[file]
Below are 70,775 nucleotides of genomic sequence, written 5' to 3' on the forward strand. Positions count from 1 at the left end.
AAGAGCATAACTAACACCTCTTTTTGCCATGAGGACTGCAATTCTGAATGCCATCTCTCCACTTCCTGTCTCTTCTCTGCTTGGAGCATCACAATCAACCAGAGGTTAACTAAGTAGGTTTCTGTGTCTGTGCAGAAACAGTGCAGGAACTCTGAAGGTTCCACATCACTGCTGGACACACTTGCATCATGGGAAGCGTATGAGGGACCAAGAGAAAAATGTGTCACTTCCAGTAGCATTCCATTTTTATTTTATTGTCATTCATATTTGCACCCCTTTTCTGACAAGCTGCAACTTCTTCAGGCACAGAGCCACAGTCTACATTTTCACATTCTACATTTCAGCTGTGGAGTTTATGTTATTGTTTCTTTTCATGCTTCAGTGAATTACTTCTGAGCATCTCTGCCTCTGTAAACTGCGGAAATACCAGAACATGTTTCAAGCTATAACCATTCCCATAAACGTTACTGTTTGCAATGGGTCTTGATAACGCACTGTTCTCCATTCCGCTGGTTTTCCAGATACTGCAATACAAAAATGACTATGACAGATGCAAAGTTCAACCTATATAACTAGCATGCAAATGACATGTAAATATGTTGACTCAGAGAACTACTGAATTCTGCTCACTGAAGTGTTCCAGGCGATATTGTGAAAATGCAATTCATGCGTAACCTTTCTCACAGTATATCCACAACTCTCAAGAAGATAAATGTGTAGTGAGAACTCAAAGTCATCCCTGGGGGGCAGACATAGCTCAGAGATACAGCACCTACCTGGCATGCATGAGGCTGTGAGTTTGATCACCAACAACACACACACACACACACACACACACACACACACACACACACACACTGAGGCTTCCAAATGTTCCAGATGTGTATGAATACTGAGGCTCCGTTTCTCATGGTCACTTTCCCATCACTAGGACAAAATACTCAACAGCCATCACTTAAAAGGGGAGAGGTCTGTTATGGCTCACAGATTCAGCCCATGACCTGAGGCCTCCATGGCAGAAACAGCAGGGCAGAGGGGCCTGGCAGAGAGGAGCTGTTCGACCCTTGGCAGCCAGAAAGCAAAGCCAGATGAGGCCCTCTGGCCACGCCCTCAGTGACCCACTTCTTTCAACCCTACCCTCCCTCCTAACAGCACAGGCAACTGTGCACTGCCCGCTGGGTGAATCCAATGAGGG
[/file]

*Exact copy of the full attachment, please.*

Below are 70,775 nucleotides of genomic sequence, written 5' to 3' on the forward strand. Positions count from 1 at the left end.
AAGAGCATAACTAACACCTCTTTTTGCCATGAGGACTGCAATTCTGAATGCCATCTCTCCACTTCCTGTCTCTTCTCTGCTTGGAGCATCACAATCAACCAGAGGTTAACTAAGTAGGTTTCTGTGTCTGTGCAGAAACAGTGCAGGAACTCTGAAGGTTCCACATCACTGCTGGACACACTTGCATCATGGGAAGCGTATGAGGGACCAAGAGAAAAATGTGTCACTTCCAGTAGCATTCCATTTTTATTTTATTGTCATTCATATTTGCACCCCTTTTCTGACAAGCTGCAACTTCTTCAGGCACAGAGCCACAGTCTACATTTTCACATTCTACATTTCAGCTGTGGAGTTTATGTTATTGTTTCTTTTCATGCTTCAGTGAATTACTTCTGAGCATCTCTGCCTCTGTAAACTGCGGAAATACCAGAACATGTTTCAAGCTATAACCATTCCCATAAACGTTACTGTTTGCAATGGGTCTTGATAACGCACTGTTCTCCATTCCGCTGGTTTTCCAGATACTGCAATACAAAAATGACTATGACAGATGCAAAGTTCAACCTATATAACTAGCATGCAAATGACATGTAAATATGTTGACTCAGAGAACTACTGAATTCTGCTCACTGAAGTGTTCCAGGCGATATTGTGAAAATGCAATTCATGCGTAACCTTTCTCACAGTATATCCACAACTCTCAAGAAGATAAATGTGTAGTGAGAACTCAAAGTCATCCCTGGGGGGCAGACATAGCTCAGAGATACAGCACCTACCTGGCATGCATGAGGCTGTGAGTTTGATCACCAACAACACACACACACACACACACACACACACACACACACACACACACACTGAGGCTTCCAAATGTTCCAGATGTGTATGAATACTGAGGCTCCGTTTCTCATGGTCACTTTCCCATCACTAGGACAAAATACTCAACAGCCATCACTTAAAAGGGGAGAGGTCTGTTATGGCTCACAGATTCAGCCCATGACCTGAGGCCTCCATGGCAGAAACAGCAGGGCAGAGGGGCCTGGCAGAGAGGAGCTGTTCGACCCTTGGCAGCCAGAAAGCAAAGCCAGATGAGGCCCTCTGGCCACGCCCTCAGTGACCCACTTCTTTCAACCCTACCCTCCCTCCTAACAGCACAGGCAACTGTGCACTGCCCGCTGGGTGAATCCAATGAGGG